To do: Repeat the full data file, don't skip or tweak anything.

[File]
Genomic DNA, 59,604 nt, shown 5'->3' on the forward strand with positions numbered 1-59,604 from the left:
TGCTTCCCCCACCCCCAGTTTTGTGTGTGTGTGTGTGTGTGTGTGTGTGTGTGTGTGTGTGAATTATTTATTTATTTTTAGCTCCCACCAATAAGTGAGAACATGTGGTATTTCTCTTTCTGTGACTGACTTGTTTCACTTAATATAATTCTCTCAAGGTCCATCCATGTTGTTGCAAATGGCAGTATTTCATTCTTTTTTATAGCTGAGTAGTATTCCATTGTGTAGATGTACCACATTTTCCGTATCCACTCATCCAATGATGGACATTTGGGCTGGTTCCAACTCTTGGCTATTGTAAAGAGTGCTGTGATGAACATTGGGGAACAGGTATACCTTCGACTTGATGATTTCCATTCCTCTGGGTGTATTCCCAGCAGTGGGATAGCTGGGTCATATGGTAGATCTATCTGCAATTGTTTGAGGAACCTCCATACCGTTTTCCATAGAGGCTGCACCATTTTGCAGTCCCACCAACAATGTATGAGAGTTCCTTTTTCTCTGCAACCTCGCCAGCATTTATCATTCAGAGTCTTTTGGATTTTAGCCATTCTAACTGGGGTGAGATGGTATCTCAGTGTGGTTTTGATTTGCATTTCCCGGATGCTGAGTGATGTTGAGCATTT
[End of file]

Genomic DNA, 59,604 nt, shown 5'->3' on the forward strand with positions numbered 1-59,604 from the left:
TGCTTCCCCCACCCCCAGTTTTGTGTGTGTGTGTGTGTGTGTGTGTGTGTGTGTGTGTGTGAATTATTTATTTATTTTTAGCTCCCACCAATAAGTGAGAACATGTGGTATTTCTCTTTCTGTGACTGACTTGTTTCACTTAATATAATTCTCTCAAGGTCCATCCATGTTGTTGCAAATGGCAGTATTTCATTCTTTTTTATAGCTGAGTAGTATTCCATTGTGTAGATGTACCACATTTTCCGTATCCACTCATCCAATGATGGACATTTGGGCTGGTTCCAACTCTTGGCTATTGTAAAGAGTGCTGTGATGAACATTGGGGAACAGGTATACCTTCGACTTGATGATTTCCATTCCTCTGGGTGTATTCCCAGCAGTGGGATAGCTGGGTCATATGGTAGATCTATCTGCAATTGTTTGAGGAACCTCCATACCGTTTTCCATAGAGGCTGCACCATTTTGCAGTCCCACCAACAATGTATGAGAGTTCCTTTTTCTCTGCAACCTCGCCAGCATTTATCATTCAGAGTCTTTTGGATTTTAGCCATTCTAACTGGGGTGAGATGGTATCTCAGTGTGGTTTTGATTTGCATTTCCCGGATGCTGAGTGATGTTGAGCATTT